The Oldest Toshogu Shrine: Kunozan Toshogu
Updated: Mar 4
When the Toshogu Shrine is mentioned, the one which usually comes up to mind is the Toshogu Shrine in Nikko of Tochigi prefecture. It's a shame that not many are aware of the other one known as Kunozan Toshogu Shrine located in Shizuoka city of Shizuoka prefecture. Kunozan Toshogu Shrine was built in 1617 and is the oldest Toshogu Shrine in Japan. While the buildings of the Kunozan Toshogu Shrine have been designated as Important Cultural Properties, the whole Mount Kuno is designated as a National Historic Site.
There are two ways to get to Kunozan Toshogu Shrine; the first is by getting on the Nihondaira Ropeway (approximately 5 minutes) from the top of Nihondaira, and the second is by taking the traditional route of climbing up 1,159 stone steps (approximately 20 minutes) from the foot of Mount Kuno. If you are not physically and mentally prepared to climb up over 1,000 stone steps, I strongly advise you to take the ropeway. If you are travelling by public transportation, you could take a public bus from JR Shizuoka station.
*JR Shizuoka station is less than an hour by shinkansen bullet train from JR Tokyo station
Once you reach Nihondaira, you could purchase the ropeway ticket at the ticket office where you will receive not just 1 piece but 2 or 3 pieces of tickets. The ticket numbered with ① and ④ is for the ropeway, the ticket numbered with ② is for the entrance to the shrine, and the ticket numbered with ③ is for the entrance to the museum. The return ropeway uses the same ticket, so make sure to not lose it! The ropeway is a short 5 minutes ride and you will get to see a beautiful scenery of sea and Suruga Bay, the mountains, the forests.
Kunozan Toshogu Shrine is a Shinto shrine and the original burial place of the first shōgun of the Tokugawa shogunate, Tokugawa Ieyasu, and is thus the oldest of the Tōshō-gū shrines in the country. Before Tokugawa Ieyasu's death, he gave an instruction to have his remains buried at Kunozan. Thus, begins the construction of a shrine by master carpenter Nakai Masakiyo. Kunozan Toshogu Shrine became a model for other Toshogu shrines all over Japan, hence the similarity in the structures and designs. If you visit the Nikko Toshogu Shrine, you may notice the resemblance between the two shrines.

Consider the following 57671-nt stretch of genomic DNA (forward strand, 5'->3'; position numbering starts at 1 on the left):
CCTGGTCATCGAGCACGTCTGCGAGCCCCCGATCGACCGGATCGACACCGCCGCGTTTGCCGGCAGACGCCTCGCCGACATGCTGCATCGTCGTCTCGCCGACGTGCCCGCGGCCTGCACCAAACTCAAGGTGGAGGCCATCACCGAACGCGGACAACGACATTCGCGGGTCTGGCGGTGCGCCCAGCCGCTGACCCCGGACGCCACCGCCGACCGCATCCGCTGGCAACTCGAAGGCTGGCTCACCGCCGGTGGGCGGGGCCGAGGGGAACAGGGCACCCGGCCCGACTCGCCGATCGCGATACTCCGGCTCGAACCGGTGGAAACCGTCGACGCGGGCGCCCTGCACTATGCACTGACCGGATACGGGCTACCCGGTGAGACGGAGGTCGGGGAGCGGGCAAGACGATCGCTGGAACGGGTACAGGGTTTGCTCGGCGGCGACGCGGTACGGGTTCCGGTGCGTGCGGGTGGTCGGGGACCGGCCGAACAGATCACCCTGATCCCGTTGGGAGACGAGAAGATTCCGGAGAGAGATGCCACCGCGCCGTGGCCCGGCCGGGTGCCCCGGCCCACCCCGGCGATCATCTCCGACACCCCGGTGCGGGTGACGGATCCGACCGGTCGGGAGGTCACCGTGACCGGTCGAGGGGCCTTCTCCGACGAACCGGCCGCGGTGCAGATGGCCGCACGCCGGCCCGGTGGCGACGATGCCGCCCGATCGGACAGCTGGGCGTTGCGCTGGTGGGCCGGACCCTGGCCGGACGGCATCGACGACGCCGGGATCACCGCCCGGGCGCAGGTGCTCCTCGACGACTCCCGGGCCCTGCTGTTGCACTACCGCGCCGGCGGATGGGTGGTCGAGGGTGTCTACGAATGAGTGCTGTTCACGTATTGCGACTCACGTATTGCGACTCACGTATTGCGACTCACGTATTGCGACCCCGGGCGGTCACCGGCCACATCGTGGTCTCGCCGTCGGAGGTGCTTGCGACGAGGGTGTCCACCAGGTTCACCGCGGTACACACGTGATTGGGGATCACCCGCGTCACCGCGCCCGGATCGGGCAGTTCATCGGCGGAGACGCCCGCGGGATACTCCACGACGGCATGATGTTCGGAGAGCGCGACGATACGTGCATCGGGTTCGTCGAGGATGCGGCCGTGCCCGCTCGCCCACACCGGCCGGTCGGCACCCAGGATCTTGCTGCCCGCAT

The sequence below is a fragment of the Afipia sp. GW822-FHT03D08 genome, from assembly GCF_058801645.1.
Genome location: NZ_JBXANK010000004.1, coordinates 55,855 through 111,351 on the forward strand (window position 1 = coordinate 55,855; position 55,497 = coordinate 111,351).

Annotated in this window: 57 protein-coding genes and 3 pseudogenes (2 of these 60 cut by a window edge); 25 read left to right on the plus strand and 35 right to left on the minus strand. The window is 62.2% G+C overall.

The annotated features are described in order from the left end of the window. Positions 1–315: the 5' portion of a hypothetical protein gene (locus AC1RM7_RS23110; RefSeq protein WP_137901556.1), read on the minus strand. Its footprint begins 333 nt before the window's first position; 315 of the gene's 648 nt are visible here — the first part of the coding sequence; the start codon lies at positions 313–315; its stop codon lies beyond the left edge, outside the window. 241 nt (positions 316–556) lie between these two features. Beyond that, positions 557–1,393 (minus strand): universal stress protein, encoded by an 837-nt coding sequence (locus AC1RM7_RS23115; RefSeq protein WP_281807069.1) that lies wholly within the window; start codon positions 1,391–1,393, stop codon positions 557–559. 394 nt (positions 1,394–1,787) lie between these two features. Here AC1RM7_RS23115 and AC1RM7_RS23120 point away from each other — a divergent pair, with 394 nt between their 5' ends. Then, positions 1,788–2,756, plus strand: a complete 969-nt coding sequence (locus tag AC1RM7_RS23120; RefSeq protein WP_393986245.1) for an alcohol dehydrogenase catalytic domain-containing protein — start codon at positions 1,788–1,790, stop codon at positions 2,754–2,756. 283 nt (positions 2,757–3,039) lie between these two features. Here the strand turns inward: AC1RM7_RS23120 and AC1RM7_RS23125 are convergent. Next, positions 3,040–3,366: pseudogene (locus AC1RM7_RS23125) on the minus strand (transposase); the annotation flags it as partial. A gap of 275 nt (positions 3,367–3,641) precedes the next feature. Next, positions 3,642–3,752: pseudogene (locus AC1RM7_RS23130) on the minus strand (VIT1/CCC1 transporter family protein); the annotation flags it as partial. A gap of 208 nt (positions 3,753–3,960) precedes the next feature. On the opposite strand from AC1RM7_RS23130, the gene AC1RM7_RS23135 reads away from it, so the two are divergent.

The main shrine building known as shaden is where Tokugawa Ieyasu was enshrined. It was built in a style referred to as Gongen-Zukuri where the inner sanctuary and worship hall are connected with an Ishi-no-ma (room with stone floor). The Ishi-no-ma style that started at Kunozan Toshogu became a new architectural standard for shrines and temples. The Ishi-no-ma is an important space connecting the worship hall (haiden) and the main sanctuary (honden).
The mausoleum of Tokugawa Ieyasu is called Shinbyo. This stone mausoleum is said to contain the remains of Tokugawa Ieyasu. A 5.5 meters tall stone tower is erected to face west, as instructed by Tokugawa Ieyasu. A year after his death, his spirit was enshrine at Nikko Toshogu Shrine, but somehow there's a belief that Tokugawa Ieyasu's remains were relocated to Nikko Toshogu Shrine, although it remains open for debate up to this day.
Another site worthy of visit is the Kunozan Toshogu Museum. Over 2,000 cultural assets related to Tokugawa Ieyasu and his successors are on display. You will find many fascinating items such as battle armors, weapons, as well as personal items which were preserved and passed down for generations. The most treasured item is a western clock given by King Philip III of Spain in 1611. It was proof of international diplomacy and a message of peace that travelled across the ocean more than 400 years ago.
For a first time visit to Japan, I would suggest you to plan a visit to Kunozan Toshogu Shrine before you visit Nikko Toshogu Shrine. If otherwise, it is still worth to check out this historical shrine in Shizuoka city!
Official website: https://www.toshogu.or.jp/english/